Showing results for: Consumption and production trends
Nitrite is used by the food industry as a preservation agent for meat products. Nitrite has multiple functions, it prevents lipid oxidation, maintains microbial quality and preserves flavour and colour. One of the main concerns of consumers is the possible carcinogenic effect nitrite could have in some meat products after the curing process (as reported by the WHO recently: see FCRN coverage here).
This paper entitled Creating When You Have Less: The Impact of Resource Scarcity on Product Use Creativity, argues that resource scarcity actually translates into enhanced consumer product-use creativity.
This paper by FCRN member Corné van Dooren and colleague Harry Aiking has been published in the International Journal of LCA. The study quantifies the historical Dutch diet of 80 years ago, based on cultural history research. The researchers calculate the greenhouse gas emissions (GHGE) and land use (LU) of this diet, using actual LCA data for the 206 most consumed products, and the health score, based on ten nutritional characteristics.
This white paper, produced by the independent sustainability company The Carbon Trust and sponsored by Quorn Foods, argues that greater diversity of main ingredients would be better for Britain both from a health and climate perspective. Increasing the diversity of UK protein choices is described as a practical way to promote more sustainable diets with lower impacts on health and environment.
This paper published in PLOS ONE, entitled Global Food Demand Scenarios for the 21st Century, describes a transparent method for constructing specific food demand scenarios for total and animal-based calories. It requires only population and income projections as input, with no information on the food supply side needed.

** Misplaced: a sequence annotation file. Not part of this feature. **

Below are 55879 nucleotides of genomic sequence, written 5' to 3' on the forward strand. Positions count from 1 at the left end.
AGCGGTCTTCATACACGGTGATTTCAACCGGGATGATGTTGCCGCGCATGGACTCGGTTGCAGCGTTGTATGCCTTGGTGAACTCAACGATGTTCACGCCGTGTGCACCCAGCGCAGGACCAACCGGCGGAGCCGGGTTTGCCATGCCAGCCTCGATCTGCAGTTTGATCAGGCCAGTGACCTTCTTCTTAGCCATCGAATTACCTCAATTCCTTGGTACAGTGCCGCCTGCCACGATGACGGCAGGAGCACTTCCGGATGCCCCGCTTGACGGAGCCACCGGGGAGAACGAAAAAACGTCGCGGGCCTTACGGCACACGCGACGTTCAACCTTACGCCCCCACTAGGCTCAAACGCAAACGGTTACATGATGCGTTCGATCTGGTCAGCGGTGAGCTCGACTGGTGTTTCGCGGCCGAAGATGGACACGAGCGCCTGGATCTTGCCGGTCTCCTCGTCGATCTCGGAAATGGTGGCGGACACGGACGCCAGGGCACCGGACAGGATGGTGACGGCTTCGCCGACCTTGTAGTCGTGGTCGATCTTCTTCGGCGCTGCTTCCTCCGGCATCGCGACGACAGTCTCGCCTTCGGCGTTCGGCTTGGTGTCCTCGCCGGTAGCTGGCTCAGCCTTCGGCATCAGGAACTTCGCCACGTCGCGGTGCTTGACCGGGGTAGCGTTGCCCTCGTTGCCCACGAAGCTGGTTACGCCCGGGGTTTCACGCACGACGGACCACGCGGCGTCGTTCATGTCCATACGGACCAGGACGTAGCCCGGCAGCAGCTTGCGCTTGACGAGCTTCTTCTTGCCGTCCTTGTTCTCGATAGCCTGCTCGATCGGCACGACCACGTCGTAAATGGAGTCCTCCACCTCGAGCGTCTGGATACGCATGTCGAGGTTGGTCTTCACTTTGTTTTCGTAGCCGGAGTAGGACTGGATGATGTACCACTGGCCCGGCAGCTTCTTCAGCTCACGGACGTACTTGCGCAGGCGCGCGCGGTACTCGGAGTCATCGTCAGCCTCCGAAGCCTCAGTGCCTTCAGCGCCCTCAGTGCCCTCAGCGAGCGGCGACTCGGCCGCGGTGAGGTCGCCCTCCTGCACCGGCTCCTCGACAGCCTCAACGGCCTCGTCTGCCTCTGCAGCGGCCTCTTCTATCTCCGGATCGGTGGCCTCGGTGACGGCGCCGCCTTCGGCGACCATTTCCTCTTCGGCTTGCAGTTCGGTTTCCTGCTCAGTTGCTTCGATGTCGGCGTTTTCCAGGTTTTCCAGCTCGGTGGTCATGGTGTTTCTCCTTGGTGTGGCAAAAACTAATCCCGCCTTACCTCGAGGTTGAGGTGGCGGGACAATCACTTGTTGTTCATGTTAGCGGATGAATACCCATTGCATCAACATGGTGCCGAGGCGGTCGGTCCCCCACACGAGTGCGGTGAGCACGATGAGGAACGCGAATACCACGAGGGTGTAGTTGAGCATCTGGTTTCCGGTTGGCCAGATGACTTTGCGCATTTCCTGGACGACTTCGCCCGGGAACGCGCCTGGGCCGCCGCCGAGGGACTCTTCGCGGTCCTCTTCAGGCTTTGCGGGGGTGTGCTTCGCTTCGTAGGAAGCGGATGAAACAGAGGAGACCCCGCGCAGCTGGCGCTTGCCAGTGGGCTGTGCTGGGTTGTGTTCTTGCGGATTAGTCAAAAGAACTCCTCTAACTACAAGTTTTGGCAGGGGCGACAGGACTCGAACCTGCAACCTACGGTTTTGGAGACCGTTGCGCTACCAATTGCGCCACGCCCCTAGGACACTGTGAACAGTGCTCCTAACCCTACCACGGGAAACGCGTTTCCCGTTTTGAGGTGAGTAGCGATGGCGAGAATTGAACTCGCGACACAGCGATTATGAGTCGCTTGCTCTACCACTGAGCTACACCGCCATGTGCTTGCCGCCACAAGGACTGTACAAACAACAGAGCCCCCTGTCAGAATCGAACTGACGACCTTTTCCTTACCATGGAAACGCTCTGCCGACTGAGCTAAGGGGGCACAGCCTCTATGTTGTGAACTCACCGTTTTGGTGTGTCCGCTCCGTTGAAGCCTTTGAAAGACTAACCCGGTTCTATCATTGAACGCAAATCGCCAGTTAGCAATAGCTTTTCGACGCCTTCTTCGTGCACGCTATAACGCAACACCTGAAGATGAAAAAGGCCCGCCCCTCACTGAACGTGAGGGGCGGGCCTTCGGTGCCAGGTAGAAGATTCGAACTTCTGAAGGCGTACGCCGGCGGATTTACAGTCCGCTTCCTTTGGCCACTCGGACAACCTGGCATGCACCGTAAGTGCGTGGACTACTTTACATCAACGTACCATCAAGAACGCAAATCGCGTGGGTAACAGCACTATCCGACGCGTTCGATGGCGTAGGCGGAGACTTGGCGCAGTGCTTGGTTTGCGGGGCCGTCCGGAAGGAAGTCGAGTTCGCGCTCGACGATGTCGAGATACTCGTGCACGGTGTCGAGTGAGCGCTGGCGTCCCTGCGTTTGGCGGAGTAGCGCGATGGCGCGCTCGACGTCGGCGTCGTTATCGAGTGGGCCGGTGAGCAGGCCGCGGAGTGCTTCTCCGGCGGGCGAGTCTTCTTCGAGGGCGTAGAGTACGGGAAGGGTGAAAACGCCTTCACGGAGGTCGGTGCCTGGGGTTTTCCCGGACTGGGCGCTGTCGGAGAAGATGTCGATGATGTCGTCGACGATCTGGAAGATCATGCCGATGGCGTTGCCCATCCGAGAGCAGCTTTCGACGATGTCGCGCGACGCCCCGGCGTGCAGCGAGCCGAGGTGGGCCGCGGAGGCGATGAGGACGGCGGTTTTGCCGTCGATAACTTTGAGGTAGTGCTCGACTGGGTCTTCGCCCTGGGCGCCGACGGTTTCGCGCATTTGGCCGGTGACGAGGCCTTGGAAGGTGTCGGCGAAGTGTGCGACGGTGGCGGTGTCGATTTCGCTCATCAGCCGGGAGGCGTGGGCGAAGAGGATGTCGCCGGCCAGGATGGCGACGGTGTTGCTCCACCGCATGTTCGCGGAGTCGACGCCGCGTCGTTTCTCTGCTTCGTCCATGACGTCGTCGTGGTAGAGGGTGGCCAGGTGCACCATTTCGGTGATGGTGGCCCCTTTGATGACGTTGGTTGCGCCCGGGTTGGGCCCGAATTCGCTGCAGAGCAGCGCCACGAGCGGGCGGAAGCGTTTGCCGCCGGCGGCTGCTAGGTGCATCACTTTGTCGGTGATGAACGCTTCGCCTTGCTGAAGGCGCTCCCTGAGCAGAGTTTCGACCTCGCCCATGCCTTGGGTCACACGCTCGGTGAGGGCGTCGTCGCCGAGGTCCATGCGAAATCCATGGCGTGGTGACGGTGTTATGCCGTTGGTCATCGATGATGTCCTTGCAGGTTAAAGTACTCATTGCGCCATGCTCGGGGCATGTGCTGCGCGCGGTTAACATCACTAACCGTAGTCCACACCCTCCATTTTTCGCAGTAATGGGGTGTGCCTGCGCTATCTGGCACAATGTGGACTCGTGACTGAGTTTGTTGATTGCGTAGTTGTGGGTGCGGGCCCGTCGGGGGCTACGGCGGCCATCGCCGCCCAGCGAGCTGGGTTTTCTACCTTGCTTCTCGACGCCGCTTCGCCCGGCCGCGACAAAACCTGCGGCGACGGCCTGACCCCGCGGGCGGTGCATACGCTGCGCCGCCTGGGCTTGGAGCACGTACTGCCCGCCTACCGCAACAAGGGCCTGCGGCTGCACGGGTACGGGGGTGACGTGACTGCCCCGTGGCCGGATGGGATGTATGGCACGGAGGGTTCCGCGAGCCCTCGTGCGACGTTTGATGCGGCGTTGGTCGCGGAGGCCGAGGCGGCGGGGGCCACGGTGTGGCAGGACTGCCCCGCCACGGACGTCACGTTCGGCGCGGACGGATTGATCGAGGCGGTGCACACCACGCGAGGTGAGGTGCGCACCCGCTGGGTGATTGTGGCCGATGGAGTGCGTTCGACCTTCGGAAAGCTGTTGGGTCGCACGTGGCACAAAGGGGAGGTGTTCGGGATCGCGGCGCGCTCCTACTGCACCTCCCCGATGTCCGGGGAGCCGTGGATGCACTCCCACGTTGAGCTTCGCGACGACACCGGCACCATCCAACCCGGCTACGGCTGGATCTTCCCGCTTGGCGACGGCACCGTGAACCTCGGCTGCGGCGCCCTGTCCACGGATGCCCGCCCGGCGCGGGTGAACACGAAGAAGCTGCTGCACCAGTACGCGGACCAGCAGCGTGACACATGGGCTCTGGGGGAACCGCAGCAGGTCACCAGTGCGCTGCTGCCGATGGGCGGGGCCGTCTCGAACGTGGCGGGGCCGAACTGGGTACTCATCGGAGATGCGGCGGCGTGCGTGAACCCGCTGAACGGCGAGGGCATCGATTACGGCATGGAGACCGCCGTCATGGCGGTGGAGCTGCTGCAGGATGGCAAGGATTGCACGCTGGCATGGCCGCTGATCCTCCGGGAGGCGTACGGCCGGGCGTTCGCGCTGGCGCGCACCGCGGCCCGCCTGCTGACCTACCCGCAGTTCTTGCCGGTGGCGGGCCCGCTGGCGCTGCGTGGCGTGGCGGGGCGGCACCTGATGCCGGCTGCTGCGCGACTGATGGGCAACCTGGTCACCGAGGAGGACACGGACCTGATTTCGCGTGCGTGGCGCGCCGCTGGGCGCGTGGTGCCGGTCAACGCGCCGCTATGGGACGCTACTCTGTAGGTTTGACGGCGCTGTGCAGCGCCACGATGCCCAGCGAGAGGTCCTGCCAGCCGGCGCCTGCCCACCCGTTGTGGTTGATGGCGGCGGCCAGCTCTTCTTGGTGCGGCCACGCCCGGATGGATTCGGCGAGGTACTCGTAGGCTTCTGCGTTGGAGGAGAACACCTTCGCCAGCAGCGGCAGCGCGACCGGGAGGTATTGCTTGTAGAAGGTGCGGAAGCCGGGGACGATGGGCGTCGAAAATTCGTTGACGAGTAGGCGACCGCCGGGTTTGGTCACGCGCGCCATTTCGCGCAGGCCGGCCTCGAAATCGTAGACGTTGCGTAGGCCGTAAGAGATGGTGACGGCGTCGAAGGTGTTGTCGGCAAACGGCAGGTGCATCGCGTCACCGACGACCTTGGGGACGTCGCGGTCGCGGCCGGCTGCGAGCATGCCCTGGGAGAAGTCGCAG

The food and agriculture (F&A) industry must increase production, availability and access to food significantly over the next ten years if it is to meet the demands of a larger, increasingly urban global population according to a new report presented by Rabobank at Expo Milano 2015.
The FAO argues in its latest version of the State of Food and Agriculture report SOFA that expanding social protection offers a faster track to ending hunger, when combined with broader agricultural and rural development measures. It argues that the vast majority of rural poor remain uncovered by social protection (only about a third of the world's poorest people are covered by any form of social protection). Thus, expanding social protection programmes – including cash transfers, school feeding and public works - in rural areas and linking them to inclusive agricultural growth policies would rapidly reduce the number of poor people.
Growing affluence and increasing demands for meat in China, a country where meat consumption has already quadrupled since 1971, will place a very high pressure on agricultural production and trade both in China and globally says a new PwC report entitled China’s agricultural challenges – roads to be travelled.
This paper by researchers at the Johns Hopkins Center for a Livable Future (CLF) suggests that as much as 47 percent of the edible U.S. seafood supply is lost each year. The paper shows that the majority of the waste is produced mainly at the consumer stage. The waste issue adds another layer of pressure on fish stocks and the global seafood supply that are already seriously threatened by overfishing, climate change, pollution, habitat destruction and the use of fish for other purposes besides human consumption.
This paper finds that increasing global demand for fish (due to increasing incomes and worldwide population growth) and developments in fishing methods together threaten to further increase pressure on the most popular fish types. It considers improvements in two areas that may decrease this pressure; increasing the production of farmed fish (aquaculture) and improving the effectiveness of fisheries management.